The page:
INDEX

So, let us start this very exciting journey through the first epistle of John. It is thought by the majority of scholars to have been written by the apostle, John, who was the son of Zebedee. He was also one of the original twelve disciples. (Mark 1:19-20) John was called "the disciple whom Jesus loved" because Jesus seems to have been closer to Him than the others. (John 13:23; John 21:20) Jesus also put the care of His mother into John’s hands when he was dying on the Roman cross. (John 19:26) Jesus must have known John’s heart of love for Himself and the people of Israel. The "gospel" of John, three, separate letters and the book of "Revelation" were all written by John the apostle. John lived for many years after Jesus’ death and he probably wrote this first letter around AD 80-90.

John had developed a deep love for his "dear children" and, as the "elder statesman" of the early church, he was very concerned about the heresy that had begun creeping in. This said that Jesus had never actually lived on earth at all. False teachers were saying that Jesus had been simply a "spirit being" or a vision but, as we will see in this letter, John knew with all his heart that Jesus had lived as a human being, both fully God and fully man. John, therefore, is using his first letter to reinforce the vital importance of the deity of Christ. He had begun his "gospel" in the same way, emphasising Jesus full humanity as well as His deity. John described there how Jesus was with the Father and the Holy Spirit at creation.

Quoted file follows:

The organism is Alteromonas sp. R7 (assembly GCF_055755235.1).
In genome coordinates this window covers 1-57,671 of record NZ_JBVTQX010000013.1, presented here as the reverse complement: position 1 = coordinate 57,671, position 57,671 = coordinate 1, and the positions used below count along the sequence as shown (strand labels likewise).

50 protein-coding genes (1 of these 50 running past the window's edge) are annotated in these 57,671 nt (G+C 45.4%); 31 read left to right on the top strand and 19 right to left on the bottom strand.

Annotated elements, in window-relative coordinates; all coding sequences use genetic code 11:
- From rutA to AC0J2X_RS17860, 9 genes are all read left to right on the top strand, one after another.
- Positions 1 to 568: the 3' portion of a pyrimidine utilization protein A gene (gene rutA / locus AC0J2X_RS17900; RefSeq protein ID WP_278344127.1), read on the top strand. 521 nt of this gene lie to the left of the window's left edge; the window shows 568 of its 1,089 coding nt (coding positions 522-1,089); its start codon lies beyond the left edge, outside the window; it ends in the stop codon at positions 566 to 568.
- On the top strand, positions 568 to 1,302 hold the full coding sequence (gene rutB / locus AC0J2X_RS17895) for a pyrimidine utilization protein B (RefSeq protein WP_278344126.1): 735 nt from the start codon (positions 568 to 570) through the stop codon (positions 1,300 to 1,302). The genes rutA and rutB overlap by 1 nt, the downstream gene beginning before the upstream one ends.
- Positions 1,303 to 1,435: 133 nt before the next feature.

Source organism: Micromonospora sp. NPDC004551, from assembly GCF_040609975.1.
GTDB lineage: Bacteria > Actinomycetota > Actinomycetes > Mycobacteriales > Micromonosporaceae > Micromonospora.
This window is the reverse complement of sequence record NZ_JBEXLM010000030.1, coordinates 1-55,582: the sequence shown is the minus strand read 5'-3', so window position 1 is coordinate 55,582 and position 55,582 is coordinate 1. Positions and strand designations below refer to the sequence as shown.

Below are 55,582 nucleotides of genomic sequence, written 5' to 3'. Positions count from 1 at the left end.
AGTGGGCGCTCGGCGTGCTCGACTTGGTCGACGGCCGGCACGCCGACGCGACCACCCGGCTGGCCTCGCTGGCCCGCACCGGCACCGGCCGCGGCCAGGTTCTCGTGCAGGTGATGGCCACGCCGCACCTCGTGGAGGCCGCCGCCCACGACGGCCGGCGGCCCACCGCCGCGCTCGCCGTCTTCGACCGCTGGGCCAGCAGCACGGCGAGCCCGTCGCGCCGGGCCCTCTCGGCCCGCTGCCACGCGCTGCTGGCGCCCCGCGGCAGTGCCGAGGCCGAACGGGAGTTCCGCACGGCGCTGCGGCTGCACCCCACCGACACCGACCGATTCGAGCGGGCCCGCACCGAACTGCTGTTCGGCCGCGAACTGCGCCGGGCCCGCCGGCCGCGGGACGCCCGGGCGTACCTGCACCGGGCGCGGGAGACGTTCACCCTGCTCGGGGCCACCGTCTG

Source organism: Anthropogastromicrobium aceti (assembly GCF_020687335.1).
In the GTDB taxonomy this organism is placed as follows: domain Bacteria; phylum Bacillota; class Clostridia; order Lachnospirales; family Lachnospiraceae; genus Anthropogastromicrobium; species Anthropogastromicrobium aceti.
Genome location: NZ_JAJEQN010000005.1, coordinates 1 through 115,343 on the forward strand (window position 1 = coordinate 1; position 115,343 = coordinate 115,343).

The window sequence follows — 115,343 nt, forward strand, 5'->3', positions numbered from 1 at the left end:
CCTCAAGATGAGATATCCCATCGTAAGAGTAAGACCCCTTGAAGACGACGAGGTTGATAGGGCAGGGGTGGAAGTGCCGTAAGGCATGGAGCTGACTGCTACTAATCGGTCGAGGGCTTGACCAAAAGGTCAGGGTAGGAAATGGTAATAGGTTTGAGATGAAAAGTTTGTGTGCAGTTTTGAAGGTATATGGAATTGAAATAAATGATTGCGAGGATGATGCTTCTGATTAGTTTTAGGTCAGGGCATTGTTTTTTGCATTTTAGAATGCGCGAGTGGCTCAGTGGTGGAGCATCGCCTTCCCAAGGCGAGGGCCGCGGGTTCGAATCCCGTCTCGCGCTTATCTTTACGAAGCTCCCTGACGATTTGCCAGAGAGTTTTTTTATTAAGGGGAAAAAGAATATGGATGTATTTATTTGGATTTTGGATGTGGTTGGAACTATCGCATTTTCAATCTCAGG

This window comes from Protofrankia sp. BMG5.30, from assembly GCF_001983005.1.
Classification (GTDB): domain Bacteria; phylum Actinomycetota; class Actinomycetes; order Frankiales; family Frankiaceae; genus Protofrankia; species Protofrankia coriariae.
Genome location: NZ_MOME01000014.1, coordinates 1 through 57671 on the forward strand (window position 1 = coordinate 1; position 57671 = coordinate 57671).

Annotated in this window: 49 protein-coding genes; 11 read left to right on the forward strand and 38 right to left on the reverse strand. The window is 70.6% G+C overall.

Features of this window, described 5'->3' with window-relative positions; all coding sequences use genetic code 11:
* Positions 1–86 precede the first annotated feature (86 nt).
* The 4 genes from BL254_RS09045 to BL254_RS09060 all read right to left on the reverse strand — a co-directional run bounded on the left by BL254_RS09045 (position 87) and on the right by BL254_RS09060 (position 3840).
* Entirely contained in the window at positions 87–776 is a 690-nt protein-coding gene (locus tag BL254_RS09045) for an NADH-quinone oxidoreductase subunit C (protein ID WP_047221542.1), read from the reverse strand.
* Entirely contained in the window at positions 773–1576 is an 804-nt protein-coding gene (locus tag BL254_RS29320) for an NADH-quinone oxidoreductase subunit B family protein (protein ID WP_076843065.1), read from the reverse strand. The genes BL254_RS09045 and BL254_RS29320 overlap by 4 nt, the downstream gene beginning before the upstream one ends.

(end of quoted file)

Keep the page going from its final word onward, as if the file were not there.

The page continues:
The deity of Christ forms the very foundation of our faith. Our salvation depends on it. If Jesus was not fully human, then His death would have no meaning. He could not have offered Himself as the sinless sacrifice for all the sins of the entire human race. John wrote this first letter so that his readers might appreciate that they had eternal life and had full assurance of their position in Jesus Christ. (1 John 5:13) He wanted them to know the reality of God in their every-day lives, receiving His love through faith in Jesus Christ and having fellowship with the Father and other believers.

John walked and talked with Jesus on a daily basis for three years. He saw Him healing people, raising the dead and feeding the hungry. He had listened to all His teachings and then watched Him die. He had continued talking with Him after He had risen from the grave and he saw Jesus ascend to the heavens. John knew that Jesus was the only Son of God and he had continued to have fellowship with the Father after Jesus’ death by the power of the Holy Spirit. There is nothing like a first-hand report from an eyewitness to bring a story to life.